As chairman of the Phoenix Street Food Coalition, Brad Moore (owner with wife Kat of the Short Leash Hot Dogs food truck and its stationary offshoot, Sit…Stay)` has worked with food-truck operators, local businesses and city and county officials to boost the food-truck industry in the Valley. He’s working on an initiative with Mayor Greg Stanton’s office to improve parking rules for trucks and meeting with other cities to develop streamlined processes to make moving about the Valley easier.

 “In the past three years, it’s (been) a big shift from, ‘Oh, you just have to figure it out on your own,’ to ‘Oh, let’s sit down and have a conversation and figure out how we can utilize the popularity of food trucks,’” Moore says. “It comes from the city’s willingness to work with us and create some processes that are easier to navigate and activate these temporary spaces (for food trucks to park). There are still reasons – and rightfully so – why they won’t allow you to just park on the street in Downtown, just due to congestion and trying to minimize hazards there. You can do some on-street parking outside of that Downtown core; you just can’t be on a major thoroughfare. It has to be on side streets. I think it’s limited to 30 minutes and then you have to move 300 linear feet because they don’t want people camped out in the public way for long periods of time.”

According to Moore, a bigger obstacle for Valley food truck operators than onerous regulation is the basic urban structure of the Valley itself. 

“You have to have a different approach here, so what we’ve tried to do with our truck and our business is think of it in terms of how do we group [many] food trucks together,” Moore says. “You almost have to create a destination for people to go to, as opposed to if you were in downtown San Francisco [where] you could probably survive on just the pedestrian traffic that passes by. Even in the downtown core, if you park on the corner you might not have too many pedestrians passing by.”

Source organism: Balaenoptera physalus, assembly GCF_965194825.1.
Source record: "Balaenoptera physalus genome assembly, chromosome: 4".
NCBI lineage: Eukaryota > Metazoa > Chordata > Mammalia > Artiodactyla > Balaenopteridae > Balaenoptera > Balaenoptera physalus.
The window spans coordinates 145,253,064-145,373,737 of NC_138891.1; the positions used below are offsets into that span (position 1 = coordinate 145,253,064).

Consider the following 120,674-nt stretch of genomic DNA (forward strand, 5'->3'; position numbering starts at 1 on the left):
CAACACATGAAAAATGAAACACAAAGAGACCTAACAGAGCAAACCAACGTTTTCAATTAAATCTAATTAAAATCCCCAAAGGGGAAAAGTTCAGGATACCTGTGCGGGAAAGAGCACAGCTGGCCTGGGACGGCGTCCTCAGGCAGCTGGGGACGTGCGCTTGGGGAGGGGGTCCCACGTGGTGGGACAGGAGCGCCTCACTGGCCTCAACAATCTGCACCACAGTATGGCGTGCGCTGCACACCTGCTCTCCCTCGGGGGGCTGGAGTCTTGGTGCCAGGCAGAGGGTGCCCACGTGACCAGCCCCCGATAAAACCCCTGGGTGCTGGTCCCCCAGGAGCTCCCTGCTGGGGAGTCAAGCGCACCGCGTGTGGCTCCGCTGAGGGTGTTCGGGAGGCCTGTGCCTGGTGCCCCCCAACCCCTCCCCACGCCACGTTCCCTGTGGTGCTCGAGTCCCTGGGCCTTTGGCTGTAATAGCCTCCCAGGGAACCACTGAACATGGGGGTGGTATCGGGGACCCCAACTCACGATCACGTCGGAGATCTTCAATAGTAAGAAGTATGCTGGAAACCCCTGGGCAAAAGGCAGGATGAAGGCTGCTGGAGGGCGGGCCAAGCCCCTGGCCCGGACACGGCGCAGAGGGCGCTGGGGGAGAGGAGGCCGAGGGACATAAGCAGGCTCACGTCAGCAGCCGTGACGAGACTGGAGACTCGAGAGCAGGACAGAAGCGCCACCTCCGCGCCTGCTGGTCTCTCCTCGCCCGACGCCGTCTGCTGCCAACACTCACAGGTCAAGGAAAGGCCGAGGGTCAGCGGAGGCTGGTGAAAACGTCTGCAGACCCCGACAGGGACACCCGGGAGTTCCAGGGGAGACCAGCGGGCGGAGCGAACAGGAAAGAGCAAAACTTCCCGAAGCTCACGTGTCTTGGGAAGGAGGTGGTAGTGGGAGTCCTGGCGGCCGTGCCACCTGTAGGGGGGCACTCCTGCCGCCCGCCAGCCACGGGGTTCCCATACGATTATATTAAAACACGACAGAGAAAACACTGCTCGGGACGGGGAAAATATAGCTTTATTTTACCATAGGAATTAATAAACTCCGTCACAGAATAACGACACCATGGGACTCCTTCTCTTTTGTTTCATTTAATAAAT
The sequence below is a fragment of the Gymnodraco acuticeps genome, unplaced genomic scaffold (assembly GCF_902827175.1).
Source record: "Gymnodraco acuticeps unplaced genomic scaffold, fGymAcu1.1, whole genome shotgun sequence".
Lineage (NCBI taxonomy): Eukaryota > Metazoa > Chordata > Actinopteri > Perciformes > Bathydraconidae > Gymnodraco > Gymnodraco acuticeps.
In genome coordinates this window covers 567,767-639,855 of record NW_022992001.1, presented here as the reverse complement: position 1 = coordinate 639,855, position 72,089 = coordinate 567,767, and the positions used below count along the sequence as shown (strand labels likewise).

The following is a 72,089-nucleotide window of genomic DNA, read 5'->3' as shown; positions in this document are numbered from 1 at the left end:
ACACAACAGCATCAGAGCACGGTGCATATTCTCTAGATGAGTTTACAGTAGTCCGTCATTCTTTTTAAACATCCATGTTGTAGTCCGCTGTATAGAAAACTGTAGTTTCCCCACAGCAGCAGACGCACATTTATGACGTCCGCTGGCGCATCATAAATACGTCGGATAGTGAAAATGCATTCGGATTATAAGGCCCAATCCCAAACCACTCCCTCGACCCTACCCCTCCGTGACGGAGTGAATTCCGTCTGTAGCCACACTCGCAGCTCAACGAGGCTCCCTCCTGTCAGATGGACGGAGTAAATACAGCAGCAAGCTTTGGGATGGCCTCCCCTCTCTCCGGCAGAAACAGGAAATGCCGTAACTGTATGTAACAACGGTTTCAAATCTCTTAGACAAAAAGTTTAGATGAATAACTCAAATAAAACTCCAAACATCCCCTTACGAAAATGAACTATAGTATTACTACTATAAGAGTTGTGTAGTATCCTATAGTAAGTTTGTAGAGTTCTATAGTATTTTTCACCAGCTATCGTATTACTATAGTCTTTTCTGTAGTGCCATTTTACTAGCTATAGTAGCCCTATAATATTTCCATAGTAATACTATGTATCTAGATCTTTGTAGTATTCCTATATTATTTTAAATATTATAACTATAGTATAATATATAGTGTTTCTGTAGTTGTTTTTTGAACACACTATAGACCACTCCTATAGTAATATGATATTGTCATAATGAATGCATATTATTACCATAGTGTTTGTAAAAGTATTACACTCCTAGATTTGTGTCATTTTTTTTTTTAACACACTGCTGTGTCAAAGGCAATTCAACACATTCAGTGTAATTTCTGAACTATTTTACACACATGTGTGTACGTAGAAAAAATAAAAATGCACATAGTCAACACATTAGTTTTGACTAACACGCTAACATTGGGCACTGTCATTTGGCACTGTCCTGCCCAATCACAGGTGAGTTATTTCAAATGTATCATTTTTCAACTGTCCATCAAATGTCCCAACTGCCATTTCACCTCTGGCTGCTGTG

His solution, and that of other Valley food trucks: Create special events like Food Truck Fridays at Phoenix Public Market, and Saturday’s Food Truck Caravan in Scottsdale. “It’s just a different type of [urban area], so you have to have a different approach,” Moore says. “The approach that’s worked for us is, how do you create, out of a vacant parking lot, a destination? How do you create a place that people will want to go to and, ultimately here in Phoenix, will get in their car and drive to?”

Aric Mei, owner of The Parlor Pizzeria in Phoenix, agrees that the Valley’s structural feng shui is slightly off. “I think unfortunately the city planning in Phoenix is what is most responsible for the fact that we’re behind culturally,” Mei says. “We really are lacking an identity in terms of where our true epicenter is. Most big cities have a real, true epicenter. They have a Downtown that is a real Downtown. Do we have a Downtown? Yes. Is it pretty much a ghost town after 5 o’clock? Yes. We also have Tempe, where the university is, which is arguably another epicenter. We have Old Town Scottsdale, that’s arguably another one. We have 24th Street and Camelback, which is where the Parlor is closest to, that’s another sort of (key) spot. We don’t just have one thing, we just have this sprawl, these enormous distances that people have to overcome if they want to get somewhere.”

License to Still
Still, regulation can’t be wholly dismissed when evaluating the Valley’s relatively underserved eating scene. To wit: Arizona’s liquor licensing regulations are regarded as some of the most restrictive and Byzantine in the nation, and may play a role in suppressing the number of Valley restaurants – especially full-service restaurants, which often rely on beverage sales to broaden their profit margins. It’s no coincidence that the state with the lowest number of restaurants-per-100,000 residents – Utah, with 49.6 – also drinks the least, according to the U.S. Department of Health and Human Services.